Find out how business rates are worked out and how to appeal if you think your rateable value is wrong or has changed.
We work out business rates each year by taking a propertys rateable value and multiplying it by the multiplier set by the government each year.
What rateable value means
All properties which arent homes have a rateable value, as a way of measuring how valuable each property is.
Rateable values are usually revised every five years. The current rateable values are based on the 1 April 2015 valuation, coming into effect 1 April 2017.
Rateable values arent set by the council but by the Valuation Office Agency (VOA), who are part of HM Revenues and Customs. They can alter the value if circumstances change, and you, the ratepayer can appeal against the value if you believe that it's wrong.
Your current rateable value represents a professional assessment of the annual rent of a property, as if it was available to let on the open market on the 1 April 2015.
Your rateable value for the period starting 1 April 2023 is based on a similar assessment as at 1 April 2021.
The VOA gathers as much evidence as possible about actual rents paid for properties so that they can set appropriate rental values.
How the multiplier works
The rateable value is multiplied by the appropriate multiplier to work out the rates payable, before any relief is applied. The multipliers are set each financial year by the government.
In 2020 the multiplier for premises over £51,000 rateable value is 51.2p. If your rateable value is £100,000, we'd multiply this by 51.2p and your bill for the year will be £51,200.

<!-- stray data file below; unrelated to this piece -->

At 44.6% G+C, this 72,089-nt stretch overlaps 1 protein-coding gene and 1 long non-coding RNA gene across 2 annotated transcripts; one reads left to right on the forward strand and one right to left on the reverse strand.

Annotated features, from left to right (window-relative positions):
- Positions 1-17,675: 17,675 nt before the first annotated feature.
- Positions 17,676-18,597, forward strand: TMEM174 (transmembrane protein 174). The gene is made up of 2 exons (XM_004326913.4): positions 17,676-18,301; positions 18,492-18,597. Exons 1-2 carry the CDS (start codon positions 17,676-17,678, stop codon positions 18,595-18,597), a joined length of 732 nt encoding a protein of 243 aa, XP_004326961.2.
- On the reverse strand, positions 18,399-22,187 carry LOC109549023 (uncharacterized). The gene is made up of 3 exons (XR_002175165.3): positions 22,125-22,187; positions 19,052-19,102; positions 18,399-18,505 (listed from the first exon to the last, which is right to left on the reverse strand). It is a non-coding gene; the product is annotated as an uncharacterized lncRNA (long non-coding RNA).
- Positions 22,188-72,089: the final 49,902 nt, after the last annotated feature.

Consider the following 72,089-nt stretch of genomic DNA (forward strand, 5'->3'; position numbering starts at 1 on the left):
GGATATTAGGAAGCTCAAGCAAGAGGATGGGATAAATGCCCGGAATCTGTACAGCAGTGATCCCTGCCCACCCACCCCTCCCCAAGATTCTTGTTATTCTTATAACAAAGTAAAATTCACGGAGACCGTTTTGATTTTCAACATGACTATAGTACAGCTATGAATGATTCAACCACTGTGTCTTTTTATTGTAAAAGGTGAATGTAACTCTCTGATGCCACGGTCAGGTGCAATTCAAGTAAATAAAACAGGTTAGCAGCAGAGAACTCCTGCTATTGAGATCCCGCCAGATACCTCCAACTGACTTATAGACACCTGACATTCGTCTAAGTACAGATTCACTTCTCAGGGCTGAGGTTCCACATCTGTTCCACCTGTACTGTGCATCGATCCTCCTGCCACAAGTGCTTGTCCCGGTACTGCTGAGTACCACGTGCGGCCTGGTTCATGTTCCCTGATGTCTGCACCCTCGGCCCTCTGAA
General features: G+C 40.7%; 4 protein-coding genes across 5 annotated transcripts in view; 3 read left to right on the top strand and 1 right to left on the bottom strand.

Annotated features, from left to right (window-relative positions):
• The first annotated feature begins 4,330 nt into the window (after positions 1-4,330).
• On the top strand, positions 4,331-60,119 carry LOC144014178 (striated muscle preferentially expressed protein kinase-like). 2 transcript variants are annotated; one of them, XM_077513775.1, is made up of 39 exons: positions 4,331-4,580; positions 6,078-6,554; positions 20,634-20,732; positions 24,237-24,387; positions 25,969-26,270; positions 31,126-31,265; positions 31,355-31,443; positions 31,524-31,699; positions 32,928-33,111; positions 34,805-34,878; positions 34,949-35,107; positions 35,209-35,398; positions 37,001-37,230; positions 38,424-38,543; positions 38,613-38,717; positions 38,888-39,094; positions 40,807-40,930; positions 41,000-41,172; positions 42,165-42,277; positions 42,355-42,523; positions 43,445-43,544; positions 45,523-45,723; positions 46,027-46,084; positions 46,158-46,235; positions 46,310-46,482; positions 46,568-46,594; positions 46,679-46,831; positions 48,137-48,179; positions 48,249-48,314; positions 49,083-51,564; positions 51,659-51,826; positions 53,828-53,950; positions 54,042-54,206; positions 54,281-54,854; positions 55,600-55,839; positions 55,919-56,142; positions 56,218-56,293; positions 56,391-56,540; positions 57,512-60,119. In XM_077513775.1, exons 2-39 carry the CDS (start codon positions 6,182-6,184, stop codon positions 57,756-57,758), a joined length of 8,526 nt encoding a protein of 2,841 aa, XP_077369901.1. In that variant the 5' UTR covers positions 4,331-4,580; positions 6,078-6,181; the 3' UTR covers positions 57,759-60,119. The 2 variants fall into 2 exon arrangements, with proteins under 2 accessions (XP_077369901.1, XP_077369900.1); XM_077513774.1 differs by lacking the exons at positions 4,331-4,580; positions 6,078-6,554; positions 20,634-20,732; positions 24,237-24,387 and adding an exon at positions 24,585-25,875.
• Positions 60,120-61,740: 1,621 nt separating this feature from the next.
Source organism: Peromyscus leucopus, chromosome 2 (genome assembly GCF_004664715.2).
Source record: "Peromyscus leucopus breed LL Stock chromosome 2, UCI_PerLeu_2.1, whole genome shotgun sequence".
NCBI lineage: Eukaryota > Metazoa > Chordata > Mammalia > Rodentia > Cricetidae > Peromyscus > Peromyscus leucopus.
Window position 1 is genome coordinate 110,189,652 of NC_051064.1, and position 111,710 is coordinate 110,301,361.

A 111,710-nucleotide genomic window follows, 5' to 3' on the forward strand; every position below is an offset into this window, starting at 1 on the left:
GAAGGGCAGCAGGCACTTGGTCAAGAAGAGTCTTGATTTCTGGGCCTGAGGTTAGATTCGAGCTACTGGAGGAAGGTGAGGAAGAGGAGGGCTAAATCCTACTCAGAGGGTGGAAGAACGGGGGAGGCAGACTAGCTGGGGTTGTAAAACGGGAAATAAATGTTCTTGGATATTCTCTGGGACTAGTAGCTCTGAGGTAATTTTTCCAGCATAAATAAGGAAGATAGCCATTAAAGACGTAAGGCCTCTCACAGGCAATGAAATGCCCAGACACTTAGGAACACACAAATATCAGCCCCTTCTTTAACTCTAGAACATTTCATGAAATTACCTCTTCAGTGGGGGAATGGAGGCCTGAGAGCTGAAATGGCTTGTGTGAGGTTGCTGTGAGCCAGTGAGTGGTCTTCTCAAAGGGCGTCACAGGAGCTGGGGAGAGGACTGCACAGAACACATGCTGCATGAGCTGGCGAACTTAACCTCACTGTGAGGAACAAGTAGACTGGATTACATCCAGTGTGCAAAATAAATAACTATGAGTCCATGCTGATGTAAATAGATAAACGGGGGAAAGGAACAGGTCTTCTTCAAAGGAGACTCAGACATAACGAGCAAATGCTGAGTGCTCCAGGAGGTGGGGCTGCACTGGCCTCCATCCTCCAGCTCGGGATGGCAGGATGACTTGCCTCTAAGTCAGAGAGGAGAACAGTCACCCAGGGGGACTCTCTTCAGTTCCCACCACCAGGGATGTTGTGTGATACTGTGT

The multiplier, in most circumstances, for premises under £51,000 rateable value is 49.9p. If your rateable value is £40,000, we'd multiply this by 49.9p and your bill for the year will be £19,960.
Each year on 1 April the multiplier is changed by the government depending on the level of inflation.
How rateable value can change
The rateable value of a property may be changed for a number of reasons:
- your premises may alter in size as a result of an extension or other alteration
- the use of your premises may change
- you may appeal against the assessment after a revaluation
- you may combine your premises with next door or you may split it into two or more units
If you believe that your rateable value is too high or need to change the assessment of your property, you must contact the VOA Go to https://www.gov.uk/valuation-offices-business-rates (opens new window).
Appeal about your rateable value
The Valuation Office Agency (VOA) values all business properties for business rates. The valuation is based on information the VOA holds about your property.
You can find more information and contact the VOA at GOV.UK
If you are unable to use the online service you can also contact the VOA on 03000 501 501.